Tuesday, November 3, 2009

A Marvelous Weekend

It was a busy, yet fun filled, weekend. My apologies for the delay in my posting. Here's a brief recap of what has gone on:

It's musical time again! This fall, the VACT is performing "Something's Afoot"; a murder mystery musical that spoofs Agatha Christie's 'Ten Little Indians'. One of the opening numbers is an appropriate title for this blog post. For this show, the orchestra is on stage and behind the scenery. It makes for some interesting acoustics, but it's fun to see and engage with the actors/actresses in between scenes. The first weekend's performances went very well. Next Thursday through Saturday are the final performances. If you're interested in seeing it, ticket information can be found here. For those who have already seen the show, thanks for coming and I hope you've enjoyed it.

Happy Birthday, Grandpa Ted! We hope you had a special day. Since it falls on Halloween, how better to celebrate it than with a 'Happy Birthday Pumpkin'?

Now, when Noah hears the rumblings of a little engine whiz past our house, he'll look at us straight in the eye and in all seriousness mention 'melmeln'. We finally caught on that he was trying to tell us that this was the 'mail man' driving by. Sometimes, during the middle of dinner he'll think he heard the 'melmeln' again and inform us, just in case we wanted to check. We think he uses this term for other meanings as well that we're still trying to figure out. If you recall one of our earlier posts, you'd most likely understand.

As you've seen in her recent post, Jen has been knitting up a storm. I'm not sure if I've seen her without knitting needles and yarn in her hands for some time now. I can't even keep up with everything she's done. She's like a machine: she knit me a hat, she knit herself a hat, she knit a friend a baby hat, and now she's working on some mittens. She's just so gosh darn talented.

Daylight savings time happened. It's getting close to the time where I'll go to work when it's dark and then return home when it's dark. If I'm in my office for most of the day, there may be a good chance that I won't see the sun. It's definitely a sign that 'ol man winter is on his way. I will mention, however, that I did enjoy that extra hour of sleep--very rejuvenating. With all that has been going on, that one additional hour made all of the difference.

Finally, it was the weekend of Halloween, one of my favorite times of the year. Maybe it's because it's one of the more creative holidays. I really enjoy seeing the kids dress up in their ingenious costumes as well as turning pumpkins into my own artwork. For those of you that aren't aware, I go a little crazy with pumpkin carving. We go and pick out the pumpkins at a local farm and then I use basic carving tools to sculpt a design. It's a tedious, delicate process, but I love the challenge involved. I always like to carve things that the kids can relate to as they visit our home for trick-or-treating. It's also fun to make the parents of the trick-or-treaters think about how the carvings could be done. In previous years, I've commonly done a number of movie characters, including action heroes (Batman, Spiderman) and cartoon (Shrek, Nemo). This year, I thought I'd go with a theme to help celebrate the 70th Anniversary of the Movie The Wizard of Oz and the 100th Anniversary of Frank L. Baum's book Wizard of Oz.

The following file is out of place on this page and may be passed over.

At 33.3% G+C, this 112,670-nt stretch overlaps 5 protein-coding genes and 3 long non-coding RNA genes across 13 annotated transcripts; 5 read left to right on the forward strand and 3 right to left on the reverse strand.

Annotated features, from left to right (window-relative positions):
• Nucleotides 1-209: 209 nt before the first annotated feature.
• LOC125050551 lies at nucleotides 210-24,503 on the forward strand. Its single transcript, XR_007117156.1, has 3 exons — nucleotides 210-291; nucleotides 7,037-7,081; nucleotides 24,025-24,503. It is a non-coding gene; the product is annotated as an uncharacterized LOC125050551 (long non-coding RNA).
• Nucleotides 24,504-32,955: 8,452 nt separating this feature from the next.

It was a full two day process to complete the designs, empty out, and then carve the pumpkins. Noah was a good supervisor to make sure I was staying on track.

Following the storyline of the film, Dorothy Gale, who lives on a Kansas farm, dreams of a better place "somewhere over the rainbow." After a tornado strikes her unconscious, Dorothy dreams that she, her dog Toto and the farmhouse are transported to the magical Land of Oz.

There, Dorothy is told by the Good Witch of the North, Glinda, to follow the yellow brick road to the Emerald City and meet the Wizard of Oz, who can help her return to her home back in Kansas. Along the way, she meets a Scarecrow who would feel much happier if he only had a brain.

Later on, they meet a Tin Man, who wishes he could have a heart.

Further on down the road, they come across a Cowardly Lion, hoping to ask the wizard for courage. This one was the most challenging carving, partially due to the pumpkin's size. The Cowardly Lion took 2.5 hours to complete.

Throughout their journey to the Emerald City, they try to avoid the Wicked Witch of the West and her attempt to retrieve her sister's ruby slippers from Dorothy.

I was pretty pleased as to how everything turned out. Usually, when carving such intricate designs, the pumpkins only last for about a day and a half to two days. Despite the short lifespan of these carvings, I still think it's worth it. I found that my witch shrivels up rather than melts.

We thought that it might be fun this year to dress Noah up for Halloween again. We were coming down to the wire without fully deciding what he should wear. As we strolled through the local Target's Halloween clearance section, Noah smiled, pointed, and said, "DUCK!" The decision was made.

He wasn't too thrilled to walk around outside. He was having more fun watching the trick-or-treaters from the windows and then helping me hand out candy. After he understood that kids came to the door with every doorbell ring, he started signing to me 'more, please', as if I had some control as to when the trick-or-treaters came to the door. He tolerated the costume for just under two hours. It was pretty funny watching him waddle around as a duck.

Maybe next weekend will be a little more laid back. : )

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